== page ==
It is likely Covid-19 has a higher reproductive rate than first believed, but evidence shows wearing a mask won't help protect you from getting it, a UK virologist says.
Dr Chris Smith, consultant clinical virologist at Cambridge University and one of BBC Radio 5 Live's Naked Scientists, spoke to Kim Hill on Saturday Morning about contact tracing, using a face mask and whether animals could pass the infection on to other animals and humans.
Smith said it was clear from the outset that the majority of cases were trivial, but it is now also clear some people who have the virus are asymptomatic and infectious.
Citing a recent medical paper, Smith said it was now believed the infection's attack rate was close to a few percent, so two to three million people in the UK have probably already had the virus.
This reflected what he was seeing in the testing centre he was managing.
Initially about 5 per cent of the tests were returning positive results, then that jumped to one-third of tests and last weekend 50 per cent of tests came back positive.
It was clear the reproductive number - how many people became infected from one person - was higher than first expected.
Public wearing masks: 'It's cosmetic, it's not effective'
But Smith is adamant masks do not help protect people from catching the illness.
There's been conflicting advice on the use of masks, with many medical experts saying they do nothing, yet the United States Centres for Disease Control and Prevention has issued guidance to the public to use them.
Smith said wearing masks was a societal thing - evidence showed they didn't help.
"One possible kernel of truth, and this might be in the same way that we could sneeze into a hanky and mitigate the spread of it, if you've got a face mask on and you're symptomatic and you cough on somebody it will probably reduce the amount of virus you deluge them in. So that may make a difference, but for the average passive wearer who's not ill, probably no benefit."
While the virus is propelled through the air if an infected person coughed or sneezed, it may also be spread just through someone breathing near someone else.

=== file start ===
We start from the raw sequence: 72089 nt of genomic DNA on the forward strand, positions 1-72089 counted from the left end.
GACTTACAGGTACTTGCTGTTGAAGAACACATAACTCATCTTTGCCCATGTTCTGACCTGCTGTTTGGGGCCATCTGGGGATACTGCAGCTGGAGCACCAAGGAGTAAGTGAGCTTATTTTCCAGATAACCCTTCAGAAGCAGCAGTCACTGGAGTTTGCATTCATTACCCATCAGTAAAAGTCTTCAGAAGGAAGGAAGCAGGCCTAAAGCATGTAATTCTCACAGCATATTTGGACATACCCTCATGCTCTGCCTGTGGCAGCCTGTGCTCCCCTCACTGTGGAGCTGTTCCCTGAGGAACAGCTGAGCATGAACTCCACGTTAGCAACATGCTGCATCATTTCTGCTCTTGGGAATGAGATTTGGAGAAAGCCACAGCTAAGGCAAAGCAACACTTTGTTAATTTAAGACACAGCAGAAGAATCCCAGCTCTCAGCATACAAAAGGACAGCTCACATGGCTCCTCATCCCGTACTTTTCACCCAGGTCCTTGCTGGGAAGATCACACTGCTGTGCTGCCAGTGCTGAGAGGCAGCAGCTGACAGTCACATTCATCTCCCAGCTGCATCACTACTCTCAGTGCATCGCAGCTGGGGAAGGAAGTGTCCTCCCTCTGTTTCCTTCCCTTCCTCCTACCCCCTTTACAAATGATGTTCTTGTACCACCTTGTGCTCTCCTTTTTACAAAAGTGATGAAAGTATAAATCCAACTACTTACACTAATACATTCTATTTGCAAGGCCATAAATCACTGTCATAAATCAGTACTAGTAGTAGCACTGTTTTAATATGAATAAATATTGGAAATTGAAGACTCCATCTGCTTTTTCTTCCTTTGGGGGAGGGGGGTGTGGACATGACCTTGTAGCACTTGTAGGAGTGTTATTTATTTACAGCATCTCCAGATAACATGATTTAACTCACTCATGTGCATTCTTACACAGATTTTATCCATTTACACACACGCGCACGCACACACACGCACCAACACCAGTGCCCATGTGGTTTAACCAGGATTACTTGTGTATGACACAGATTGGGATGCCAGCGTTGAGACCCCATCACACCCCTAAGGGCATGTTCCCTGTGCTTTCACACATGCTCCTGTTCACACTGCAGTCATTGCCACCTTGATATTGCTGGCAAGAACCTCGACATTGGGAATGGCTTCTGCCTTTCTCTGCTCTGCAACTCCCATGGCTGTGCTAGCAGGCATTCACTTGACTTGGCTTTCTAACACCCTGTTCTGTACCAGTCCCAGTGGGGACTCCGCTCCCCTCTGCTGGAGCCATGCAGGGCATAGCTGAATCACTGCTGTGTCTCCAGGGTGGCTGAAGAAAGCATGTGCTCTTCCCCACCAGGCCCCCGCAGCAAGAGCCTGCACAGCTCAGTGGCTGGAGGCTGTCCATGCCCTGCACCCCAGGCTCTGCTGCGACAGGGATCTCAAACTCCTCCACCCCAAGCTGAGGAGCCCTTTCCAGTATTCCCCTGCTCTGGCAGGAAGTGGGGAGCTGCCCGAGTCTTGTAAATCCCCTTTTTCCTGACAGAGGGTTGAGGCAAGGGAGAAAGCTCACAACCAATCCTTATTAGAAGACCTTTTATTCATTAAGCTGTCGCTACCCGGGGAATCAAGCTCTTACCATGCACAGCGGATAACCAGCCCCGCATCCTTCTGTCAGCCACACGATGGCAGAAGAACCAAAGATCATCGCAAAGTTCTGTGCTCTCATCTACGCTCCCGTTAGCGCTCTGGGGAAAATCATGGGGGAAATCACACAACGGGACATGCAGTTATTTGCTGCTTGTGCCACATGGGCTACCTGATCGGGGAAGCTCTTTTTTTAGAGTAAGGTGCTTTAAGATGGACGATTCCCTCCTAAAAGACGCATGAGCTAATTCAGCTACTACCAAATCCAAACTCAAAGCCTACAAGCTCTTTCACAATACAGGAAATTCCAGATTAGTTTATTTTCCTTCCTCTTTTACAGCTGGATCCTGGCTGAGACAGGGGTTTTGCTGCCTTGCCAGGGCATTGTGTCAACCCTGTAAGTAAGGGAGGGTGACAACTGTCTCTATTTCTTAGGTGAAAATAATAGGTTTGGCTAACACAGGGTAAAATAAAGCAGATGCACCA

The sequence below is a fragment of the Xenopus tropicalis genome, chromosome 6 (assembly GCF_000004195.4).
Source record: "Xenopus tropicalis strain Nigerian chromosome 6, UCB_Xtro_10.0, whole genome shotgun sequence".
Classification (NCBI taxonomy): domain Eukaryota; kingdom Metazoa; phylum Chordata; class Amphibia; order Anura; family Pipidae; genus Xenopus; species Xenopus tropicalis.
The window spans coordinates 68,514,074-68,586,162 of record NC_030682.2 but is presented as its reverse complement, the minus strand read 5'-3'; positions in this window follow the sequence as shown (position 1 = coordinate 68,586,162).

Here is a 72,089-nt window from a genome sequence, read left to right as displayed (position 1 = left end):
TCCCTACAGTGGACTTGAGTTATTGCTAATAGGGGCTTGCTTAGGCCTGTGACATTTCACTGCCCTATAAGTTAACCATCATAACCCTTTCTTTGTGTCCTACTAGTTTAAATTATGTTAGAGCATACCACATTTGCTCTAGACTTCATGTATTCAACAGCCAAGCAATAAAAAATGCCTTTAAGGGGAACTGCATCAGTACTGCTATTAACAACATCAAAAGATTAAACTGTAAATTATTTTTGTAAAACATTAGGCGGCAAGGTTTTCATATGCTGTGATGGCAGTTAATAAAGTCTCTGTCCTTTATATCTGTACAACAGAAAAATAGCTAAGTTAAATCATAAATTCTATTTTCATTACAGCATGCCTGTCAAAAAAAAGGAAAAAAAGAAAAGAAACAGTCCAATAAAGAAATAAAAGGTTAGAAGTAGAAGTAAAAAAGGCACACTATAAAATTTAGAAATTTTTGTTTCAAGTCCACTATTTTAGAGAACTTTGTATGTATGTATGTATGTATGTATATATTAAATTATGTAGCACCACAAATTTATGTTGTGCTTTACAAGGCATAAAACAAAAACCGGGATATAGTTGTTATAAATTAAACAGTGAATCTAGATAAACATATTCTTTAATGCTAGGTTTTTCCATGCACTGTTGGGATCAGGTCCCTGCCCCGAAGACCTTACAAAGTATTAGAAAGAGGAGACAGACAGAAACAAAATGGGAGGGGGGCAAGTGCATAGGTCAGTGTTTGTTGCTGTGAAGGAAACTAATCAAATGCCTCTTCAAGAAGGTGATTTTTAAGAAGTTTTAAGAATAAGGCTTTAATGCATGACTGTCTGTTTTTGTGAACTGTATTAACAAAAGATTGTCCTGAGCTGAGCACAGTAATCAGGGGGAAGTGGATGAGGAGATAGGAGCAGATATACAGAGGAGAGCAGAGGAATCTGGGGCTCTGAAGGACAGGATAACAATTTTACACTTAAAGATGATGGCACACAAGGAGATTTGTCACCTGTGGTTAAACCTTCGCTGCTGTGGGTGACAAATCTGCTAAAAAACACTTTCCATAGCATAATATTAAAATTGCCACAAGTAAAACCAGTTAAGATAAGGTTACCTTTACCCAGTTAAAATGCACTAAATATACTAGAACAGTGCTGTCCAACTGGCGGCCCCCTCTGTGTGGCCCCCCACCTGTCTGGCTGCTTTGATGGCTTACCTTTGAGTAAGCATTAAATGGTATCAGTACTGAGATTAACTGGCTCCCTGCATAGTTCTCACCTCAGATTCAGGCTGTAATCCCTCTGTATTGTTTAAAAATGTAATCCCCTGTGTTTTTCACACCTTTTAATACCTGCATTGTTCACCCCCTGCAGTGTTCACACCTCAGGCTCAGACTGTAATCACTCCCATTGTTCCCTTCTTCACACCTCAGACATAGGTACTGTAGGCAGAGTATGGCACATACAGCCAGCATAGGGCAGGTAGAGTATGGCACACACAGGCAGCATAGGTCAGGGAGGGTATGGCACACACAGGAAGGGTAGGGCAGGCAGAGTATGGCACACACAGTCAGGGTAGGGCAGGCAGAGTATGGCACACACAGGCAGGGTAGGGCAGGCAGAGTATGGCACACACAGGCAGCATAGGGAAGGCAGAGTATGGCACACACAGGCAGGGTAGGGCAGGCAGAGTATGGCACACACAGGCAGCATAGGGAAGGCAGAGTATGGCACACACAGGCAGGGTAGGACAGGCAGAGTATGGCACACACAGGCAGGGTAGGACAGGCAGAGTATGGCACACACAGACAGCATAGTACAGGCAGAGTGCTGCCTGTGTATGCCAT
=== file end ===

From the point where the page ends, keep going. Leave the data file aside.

"But the key thing is not whether or not that's true, it's whether or not I then put a piece of material over my face, which quickly gets damp, which has got gaps around the side and doesn't fit my face properly, and quite quickly all the particles that land in the front work their way through the dampness and then into me - that's the question, and that's what I am disputing is any benefit.
"Now I'll hold my hands up, if someone can show me the evidence this cuts down infection rates then I'll reverse my position, but I'm going by the evidence presented at the moment by people who know a lot more about this than me who have told me there is no evidence at the moment to support widescale adoption of this practice - it's cosmetic, it's not effective."
Smith said masks used in hospitals were on a different level to what the public used, and medical masks excluded particles smaller than the virus - on the way in and out.
Masks could also give a false sense of security, he said, because even if a person is wearing a mask, the virus can enter through your eyes because the eyes are connected to the nose through the tear duct.
"Anything that lands on your eyes ... they then drain down into the nose and they can find the tissues they want to infect down there too, so you must protect your eyes too."
Social distancing and washing your hands offered far more protection than wearing masks, he said.
As for the risk of animals catching the virus and passing it on, Smith said there were a lot of unanswered questions and he believed there would be a lot of research going on in this area.
In one case in Hong Kong it was believed somebody who had the virus gave it to their dog, but the dog had such a low level it was probably below the infectious dose.